Though we are bound first and foremost to the authority of God’s word, it is also true that we should not be as those who assume they are the first to study God’s word.  The history of gifted teachers and thinkers in the life of the Church should humble us to at least consider why it was that they understood God’s word as they did.  If we choose to accept a doctrine that no one else has expounded or even recognized before our own time period, we should at least understand fully how and why the same passages of Scripture were understood differently.  Burgess has done us a great service by frankly admitting that the Initial Evidence doctrine simply does not have a history before the 1800’s.  Let me say again, this should at least caution us to carefully consider the Scriptures used to support the doctrine itself.

The evidence of tongues strictly from historical accounts and not direct teaching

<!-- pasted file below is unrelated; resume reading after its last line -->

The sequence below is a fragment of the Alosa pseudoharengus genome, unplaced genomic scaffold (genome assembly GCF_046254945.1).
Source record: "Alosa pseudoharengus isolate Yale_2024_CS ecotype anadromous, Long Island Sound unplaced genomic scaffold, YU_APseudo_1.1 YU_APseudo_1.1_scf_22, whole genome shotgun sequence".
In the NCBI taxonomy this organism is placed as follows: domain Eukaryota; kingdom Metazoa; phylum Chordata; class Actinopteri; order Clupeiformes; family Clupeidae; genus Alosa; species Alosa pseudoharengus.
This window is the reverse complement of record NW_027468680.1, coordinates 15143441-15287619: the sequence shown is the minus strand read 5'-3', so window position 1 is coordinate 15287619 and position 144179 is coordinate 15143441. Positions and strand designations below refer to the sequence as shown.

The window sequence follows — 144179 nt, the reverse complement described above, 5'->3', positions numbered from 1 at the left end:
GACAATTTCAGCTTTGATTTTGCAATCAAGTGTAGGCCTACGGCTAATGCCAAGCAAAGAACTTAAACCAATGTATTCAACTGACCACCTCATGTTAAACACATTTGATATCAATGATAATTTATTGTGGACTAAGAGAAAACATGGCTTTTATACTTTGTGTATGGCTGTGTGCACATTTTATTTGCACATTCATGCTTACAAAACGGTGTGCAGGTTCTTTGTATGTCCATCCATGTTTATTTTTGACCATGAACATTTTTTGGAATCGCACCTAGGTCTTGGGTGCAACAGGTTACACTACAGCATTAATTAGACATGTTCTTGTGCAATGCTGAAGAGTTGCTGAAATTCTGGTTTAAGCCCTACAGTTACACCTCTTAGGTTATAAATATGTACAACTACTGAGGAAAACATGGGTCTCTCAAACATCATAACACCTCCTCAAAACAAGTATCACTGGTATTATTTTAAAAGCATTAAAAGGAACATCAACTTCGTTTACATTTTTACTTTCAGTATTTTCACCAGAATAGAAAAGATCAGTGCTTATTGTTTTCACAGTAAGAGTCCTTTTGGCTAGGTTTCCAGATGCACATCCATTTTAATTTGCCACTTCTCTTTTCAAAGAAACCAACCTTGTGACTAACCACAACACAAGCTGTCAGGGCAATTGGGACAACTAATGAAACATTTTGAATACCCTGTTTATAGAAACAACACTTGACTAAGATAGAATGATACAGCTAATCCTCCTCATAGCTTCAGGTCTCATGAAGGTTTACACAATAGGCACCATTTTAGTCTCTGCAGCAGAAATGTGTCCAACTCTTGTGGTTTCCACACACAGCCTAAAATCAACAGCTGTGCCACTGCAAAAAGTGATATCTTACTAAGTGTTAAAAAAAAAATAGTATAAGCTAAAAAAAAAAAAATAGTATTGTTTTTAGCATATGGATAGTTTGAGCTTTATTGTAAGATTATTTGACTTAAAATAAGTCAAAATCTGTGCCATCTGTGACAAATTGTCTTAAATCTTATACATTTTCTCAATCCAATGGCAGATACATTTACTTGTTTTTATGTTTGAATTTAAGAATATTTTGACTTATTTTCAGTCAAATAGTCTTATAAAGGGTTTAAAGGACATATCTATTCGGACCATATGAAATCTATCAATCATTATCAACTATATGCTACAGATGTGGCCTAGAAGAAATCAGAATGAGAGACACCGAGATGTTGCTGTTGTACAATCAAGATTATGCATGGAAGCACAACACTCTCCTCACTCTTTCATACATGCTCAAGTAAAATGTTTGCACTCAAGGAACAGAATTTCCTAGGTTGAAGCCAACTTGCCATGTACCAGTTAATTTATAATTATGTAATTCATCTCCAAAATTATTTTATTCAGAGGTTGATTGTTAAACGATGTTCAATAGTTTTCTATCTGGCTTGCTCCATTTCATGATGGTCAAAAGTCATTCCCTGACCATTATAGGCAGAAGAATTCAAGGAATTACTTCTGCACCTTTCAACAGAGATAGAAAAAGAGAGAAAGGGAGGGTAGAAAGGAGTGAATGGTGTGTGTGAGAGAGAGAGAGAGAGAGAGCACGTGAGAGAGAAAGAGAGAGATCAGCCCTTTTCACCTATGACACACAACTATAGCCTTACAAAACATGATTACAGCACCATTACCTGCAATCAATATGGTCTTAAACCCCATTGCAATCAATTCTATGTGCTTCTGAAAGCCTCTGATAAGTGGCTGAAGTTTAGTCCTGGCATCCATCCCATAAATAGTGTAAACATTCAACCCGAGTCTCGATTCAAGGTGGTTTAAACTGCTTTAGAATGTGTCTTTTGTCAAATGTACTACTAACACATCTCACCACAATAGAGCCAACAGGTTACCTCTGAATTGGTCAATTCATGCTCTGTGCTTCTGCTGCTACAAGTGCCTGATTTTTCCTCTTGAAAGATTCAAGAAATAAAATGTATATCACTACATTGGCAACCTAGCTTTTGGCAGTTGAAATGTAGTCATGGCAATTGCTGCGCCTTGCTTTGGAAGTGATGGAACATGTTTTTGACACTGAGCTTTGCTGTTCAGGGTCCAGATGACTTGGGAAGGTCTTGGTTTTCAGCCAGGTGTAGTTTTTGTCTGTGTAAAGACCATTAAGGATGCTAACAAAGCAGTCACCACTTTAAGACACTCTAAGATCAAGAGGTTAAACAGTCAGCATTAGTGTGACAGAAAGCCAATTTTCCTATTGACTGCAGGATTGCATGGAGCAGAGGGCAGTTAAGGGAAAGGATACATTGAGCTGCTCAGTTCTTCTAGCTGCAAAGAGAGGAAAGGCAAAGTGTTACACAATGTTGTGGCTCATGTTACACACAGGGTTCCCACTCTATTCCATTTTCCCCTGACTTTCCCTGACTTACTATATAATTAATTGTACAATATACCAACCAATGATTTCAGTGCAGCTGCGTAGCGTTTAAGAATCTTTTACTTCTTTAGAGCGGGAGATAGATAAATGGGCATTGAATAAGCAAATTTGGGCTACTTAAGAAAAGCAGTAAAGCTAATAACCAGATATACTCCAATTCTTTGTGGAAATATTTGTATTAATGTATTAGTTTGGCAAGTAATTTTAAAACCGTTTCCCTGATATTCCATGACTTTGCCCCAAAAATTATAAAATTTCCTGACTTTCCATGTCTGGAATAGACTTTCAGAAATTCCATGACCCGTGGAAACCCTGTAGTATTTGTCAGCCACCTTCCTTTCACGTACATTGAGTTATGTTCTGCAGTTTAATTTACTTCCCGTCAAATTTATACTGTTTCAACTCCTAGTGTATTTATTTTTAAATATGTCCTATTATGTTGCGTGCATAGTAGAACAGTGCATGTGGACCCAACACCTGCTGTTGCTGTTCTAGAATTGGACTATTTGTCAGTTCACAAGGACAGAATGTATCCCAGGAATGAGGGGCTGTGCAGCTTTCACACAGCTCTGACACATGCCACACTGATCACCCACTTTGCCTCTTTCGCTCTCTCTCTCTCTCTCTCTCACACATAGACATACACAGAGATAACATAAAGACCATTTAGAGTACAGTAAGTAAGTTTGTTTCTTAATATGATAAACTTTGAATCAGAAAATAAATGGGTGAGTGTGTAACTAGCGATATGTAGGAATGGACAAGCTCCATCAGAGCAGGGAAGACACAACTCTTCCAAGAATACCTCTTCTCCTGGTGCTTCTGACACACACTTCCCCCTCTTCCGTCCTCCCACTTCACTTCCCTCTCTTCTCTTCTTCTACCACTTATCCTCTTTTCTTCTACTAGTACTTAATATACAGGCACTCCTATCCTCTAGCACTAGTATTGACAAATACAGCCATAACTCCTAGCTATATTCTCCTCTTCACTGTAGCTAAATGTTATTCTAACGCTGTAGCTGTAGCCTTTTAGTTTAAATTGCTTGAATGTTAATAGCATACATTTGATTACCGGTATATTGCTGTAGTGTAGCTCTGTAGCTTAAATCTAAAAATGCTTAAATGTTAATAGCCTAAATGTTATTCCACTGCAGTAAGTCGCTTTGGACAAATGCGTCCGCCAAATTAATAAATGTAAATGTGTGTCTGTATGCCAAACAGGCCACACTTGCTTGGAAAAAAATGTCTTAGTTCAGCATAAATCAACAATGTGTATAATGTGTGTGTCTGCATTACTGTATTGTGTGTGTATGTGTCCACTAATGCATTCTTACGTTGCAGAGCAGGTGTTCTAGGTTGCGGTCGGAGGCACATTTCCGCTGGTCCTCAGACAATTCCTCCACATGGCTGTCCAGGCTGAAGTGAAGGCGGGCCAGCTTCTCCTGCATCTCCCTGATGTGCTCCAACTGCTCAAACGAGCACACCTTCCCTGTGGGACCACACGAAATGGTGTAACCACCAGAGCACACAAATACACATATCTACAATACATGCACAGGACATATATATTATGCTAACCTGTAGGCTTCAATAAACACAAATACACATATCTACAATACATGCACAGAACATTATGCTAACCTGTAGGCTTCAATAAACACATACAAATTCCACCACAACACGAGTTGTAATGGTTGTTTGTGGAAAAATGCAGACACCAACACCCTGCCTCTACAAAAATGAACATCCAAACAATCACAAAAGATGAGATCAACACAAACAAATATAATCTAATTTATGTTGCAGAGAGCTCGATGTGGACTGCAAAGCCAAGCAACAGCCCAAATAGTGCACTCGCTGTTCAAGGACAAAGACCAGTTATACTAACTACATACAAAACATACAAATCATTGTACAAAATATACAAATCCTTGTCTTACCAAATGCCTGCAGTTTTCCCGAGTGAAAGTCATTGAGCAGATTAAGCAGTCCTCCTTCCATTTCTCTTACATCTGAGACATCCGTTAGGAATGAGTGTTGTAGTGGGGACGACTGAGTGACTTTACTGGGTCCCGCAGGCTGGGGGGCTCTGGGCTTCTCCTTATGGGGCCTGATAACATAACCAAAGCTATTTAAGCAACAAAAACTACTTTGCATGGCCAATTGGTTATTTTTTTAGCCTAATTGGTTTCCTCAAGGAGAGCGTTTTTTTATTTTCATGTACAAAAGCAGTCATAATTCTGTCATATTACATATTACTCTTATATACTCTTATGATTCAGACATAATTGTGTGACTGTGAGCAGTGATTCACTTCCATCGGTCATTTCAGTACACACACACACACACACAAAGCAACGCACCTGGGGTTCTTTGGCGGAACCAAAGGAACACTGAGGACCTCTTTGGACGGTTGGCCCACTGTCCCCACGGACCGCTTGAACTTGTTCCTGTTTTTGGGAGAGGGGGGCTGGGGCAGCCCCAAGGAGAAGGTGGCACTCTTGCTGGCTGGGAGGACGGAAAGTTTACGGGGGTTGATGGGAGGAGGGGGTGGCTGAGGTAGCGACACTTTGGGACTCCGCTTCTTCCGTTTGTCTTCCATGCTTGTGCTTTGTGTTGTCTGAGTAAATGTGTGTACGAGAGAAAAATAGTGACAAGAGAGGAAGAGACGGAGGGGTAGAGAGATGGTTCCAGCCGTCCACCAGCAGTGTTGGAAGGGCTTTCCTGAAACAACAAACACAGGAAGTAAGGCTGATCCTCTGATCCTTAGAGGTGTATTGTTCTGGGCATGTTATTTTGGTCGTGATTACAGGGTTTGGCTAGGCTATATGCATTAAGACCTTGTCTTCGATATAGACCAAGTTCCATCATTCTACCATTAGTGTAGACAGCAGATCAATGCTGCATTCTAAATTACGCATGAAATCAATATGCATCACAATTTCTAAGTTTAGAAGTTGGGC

The Initial Evidence doctrine is based exclusively on historical narrative portions of Scripture.  That is, the didactic (teaching) portions of Scripture have no bearing on the matter.  The teaching is supplied by the Pentecostalist.  In other words, the book of Acts simply states that various groups spoke with tongues when receiving the Holy Spirit.  The Pentecostalist then concludes that the same is true for believers centuries later.  This is a leap in interpretation that is not revealed in Scripture itself.  Furthermore, we must maintain that this kind of reasoning is dangerous.  It simply does not follow that because God did something in the past that He will do so in the future in the exact same fashion.  For example, God parted the Red Sea when the children of Israel were leaving Egypt and drowned Pharaoh’s armies.  Are we to draw from this that every time God’s children face a sea of water that God will part it?  Are we also to conclude that in so parting the “sea” God will also destroy our enemies?  We may be able to draw principles from these narrative portions of Scripture such as God will finally deliver His people, God’s faithfulness to His covenants, etc.  This is a long way from saying that a particularity of a historical circumstance is to be judged normative for future generations.  We could also do the same thing with the book of Acts.  Ananias and Saphira were struck dead when the they lied to the Holy Spirit.  Does this mean that all will fall dead if they repeat the same sin?  The answer must be “no” since most likely people lie in one way or another in virtually every worship service not to mention in their personal lives.